This Man Saved NYC From an Epic Gang War & Helped Plant the Seeds for Hip-Hop (Audio)

It’s often said that nostalgia for a particular era comes around every 20 years or so, and today’s obsession with all things ’90s adds a ring of truth to that idiom. However, there are particular eras that for whatever reason remain palpable and attractive decades and decades later. In recent weeks, it seems like late-’60s and early-’70s New York has become the focal point for films, books, music, and thought. In the first half of 2015 alone, several projects have been put forth which examine the years before Hip-Hop culture became an identifiable sociological phenomenon, and one of the names most present in those examinations has been that of Benjy Melendez. A focal character in both the documentary Rubble Kings and the graphic novel Ghetto Brother: Warrior to Peacemaker, Melendez’s presence during the formative days of New York City’s contemporary youth culture has now been recorded for posterity, but the conversation is far from over.

Shawn Setaro, host of the Cipher Show, featured Melendez as his guest on Episode 114 of his podcast as well as Amir Said, an author with whom Melendez has written¬†Ghetto Brother: How I Found Peace in the South Bronx Street Gang Wars, which Setaro describes as “the first place Benjy shares his entire life story.” The three men discuss Melendez’s experience in the endemic gang culture that engulfed the Bronx in the ’60s and ’70s, which led him to founding his very own crew, the Ghetto Brothers. The Ghetto Brothers evolved from a knife-wielding street gang to a proponent of community peace, a trajectory Melendez speaks about at great length during this nearly 90-minute conversation.

Melendez also speaks in detail about his forced migration to the Bronx, imposed upon him by landlords in his native Greenwich Village, who allegedly paid his Puerto Rican family to move so the Village could become gentrified. That move to the Bronx is what set his legacy into motion; without the displacement, it’s difficult to say that he would have ever been involved with the Hoe Avenue Peace Meeting, considered by many to be the earliest incubator of the marinating Hip-Hop culture in the Bronx. The meeting arose out of a climate in which Melendez lost his fellow gang brother, Cornell “Black Benjy” Benjamin, who was killed when he attempted to interfere with a schism between two rival gangs. After Black Benjy’s death, Melendez was re-born with purpose, this time one of peace and prosperity. So, he called a meeting at the Boys & Girls Club on Hoe Avenue in 1971 and invited all of the street gangs of the South Bronx.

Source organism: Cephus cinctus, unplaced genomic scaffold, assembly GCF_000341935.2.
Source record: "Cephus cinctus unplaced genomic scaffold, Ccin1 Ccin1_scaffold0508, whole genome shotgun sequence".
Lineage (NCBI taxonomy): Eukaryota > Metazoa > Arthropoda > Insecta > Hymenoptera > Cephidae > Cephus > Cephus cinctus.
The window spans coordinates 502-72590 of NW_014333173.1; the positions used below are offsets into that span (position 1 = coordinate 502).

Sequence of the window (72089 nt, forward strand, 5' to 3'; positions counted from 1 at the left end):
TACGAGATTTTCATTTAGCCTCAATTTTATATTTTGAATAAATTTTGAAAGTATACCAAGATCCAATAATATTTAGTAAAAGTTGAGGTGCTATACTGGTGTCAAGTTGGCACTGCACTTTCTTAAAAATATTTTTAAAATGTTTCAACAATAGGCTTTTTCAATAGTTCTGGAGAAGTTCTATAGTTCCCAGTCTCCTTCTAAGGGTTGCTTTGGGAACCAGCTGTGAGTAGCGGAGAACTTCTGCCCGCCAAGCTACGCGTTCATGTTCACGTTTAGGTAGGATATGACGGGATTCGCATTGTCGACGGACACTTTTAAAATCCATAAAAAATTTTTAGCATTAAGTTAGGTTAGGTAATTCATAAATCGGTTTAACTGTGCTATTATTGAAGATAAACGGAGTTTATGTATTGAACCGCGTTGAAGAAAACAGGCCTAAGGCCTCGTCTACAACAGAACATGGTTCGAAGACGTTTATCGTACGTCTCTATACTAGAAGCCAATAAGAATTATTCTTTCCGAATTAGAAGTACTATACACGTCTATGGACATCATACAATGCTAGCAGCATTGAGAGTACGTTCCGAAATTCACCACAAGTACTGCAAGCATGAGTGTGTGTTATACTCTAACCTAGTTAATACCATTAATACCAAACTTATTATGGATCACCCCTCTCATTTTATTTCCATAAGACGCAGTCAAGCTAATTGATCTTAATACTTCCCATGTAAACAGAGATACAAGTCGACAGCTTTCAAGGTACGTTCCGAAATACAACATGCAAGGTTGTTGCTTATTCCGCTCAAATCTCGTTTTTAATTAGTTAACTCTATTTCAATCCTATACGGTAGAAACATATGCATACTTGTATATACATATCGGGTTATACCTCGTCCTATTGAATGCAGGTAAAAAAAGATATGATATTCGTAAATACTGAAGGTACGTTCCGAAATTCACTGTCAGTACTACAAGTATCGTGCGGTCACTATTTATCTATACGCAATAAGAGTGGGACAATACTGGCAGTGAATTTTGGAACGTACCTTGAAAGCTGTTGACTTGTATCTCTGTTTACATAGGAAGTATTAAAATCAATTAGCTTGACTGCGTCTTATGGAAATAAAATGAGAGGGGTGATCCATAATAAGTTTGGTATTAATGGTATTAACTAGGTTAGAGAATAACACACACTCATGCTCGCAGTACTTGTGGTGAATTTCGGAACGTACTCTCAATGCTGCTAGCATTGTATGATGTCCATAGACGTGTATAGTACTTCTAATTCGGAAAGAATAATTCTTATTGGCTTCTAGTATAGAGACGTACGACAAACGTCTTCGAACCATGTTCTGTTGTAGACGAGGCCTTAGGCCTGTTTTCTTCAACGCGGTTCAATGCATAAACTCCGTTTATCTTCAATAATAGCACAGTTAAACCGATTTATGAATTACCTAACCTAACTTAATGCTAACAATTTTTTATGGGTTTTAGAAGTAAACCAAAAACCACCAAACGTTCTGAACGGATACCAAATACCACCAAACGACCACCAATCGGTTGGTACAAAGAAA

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Around the 31:00 mark, a clip from Rubble Kings describing the details about the Hoe Avenue Peace Meeting is shared. However, the statements made by Melendez during the segment are the most illuminating. “If I did not shoot for peace, think of the consequences,” he says. “The war that would have been declared it woulda been written as the bloodiest bloodbath in the history of the Bronx.” Surely, a borough-wide war between street gangs in 1971 New York would have undeniably grave side effects for the entire city; inter-community strife would have made it much more difficult for later crews like the Universal Zulu Nation to wage a campaign of unity. In fact, as is revealed in the segment, a young teenaged member of the Black Spades was in attendance during that meeting…”He was called Bam Bam then,” Setaro shares. “I knew about him. He knew about me,” Melendez says.

As Setaro pointedly mentions, the media coverage of the Treaty meeting seemed to be stained with an air of disappointment, as if they were gunning for Melendez to declare war, not peace. “They wanted to tell America that a bunch of savages live here [South Bronx]. I turned it around,” Melendez responds. While it’s certainly true that a whole host of contributing factors led to the Bronx being the fertile crescent for Hip-Hop, it is quite moving to realize that Melendez saw an opportunity to flip the script with such foresight.

In addition to the in-person contributions from Melendez and Said, the interview includes wonderfully complementary audio clips from speeches, news reels, the 1979 film Warriors (which is loosely based on the gang warfare of the era), and even tracks from the Ghetto Brothers’ Rock album, all as featured in Rubble Kings. Check out this incredible history lesson in full, below.

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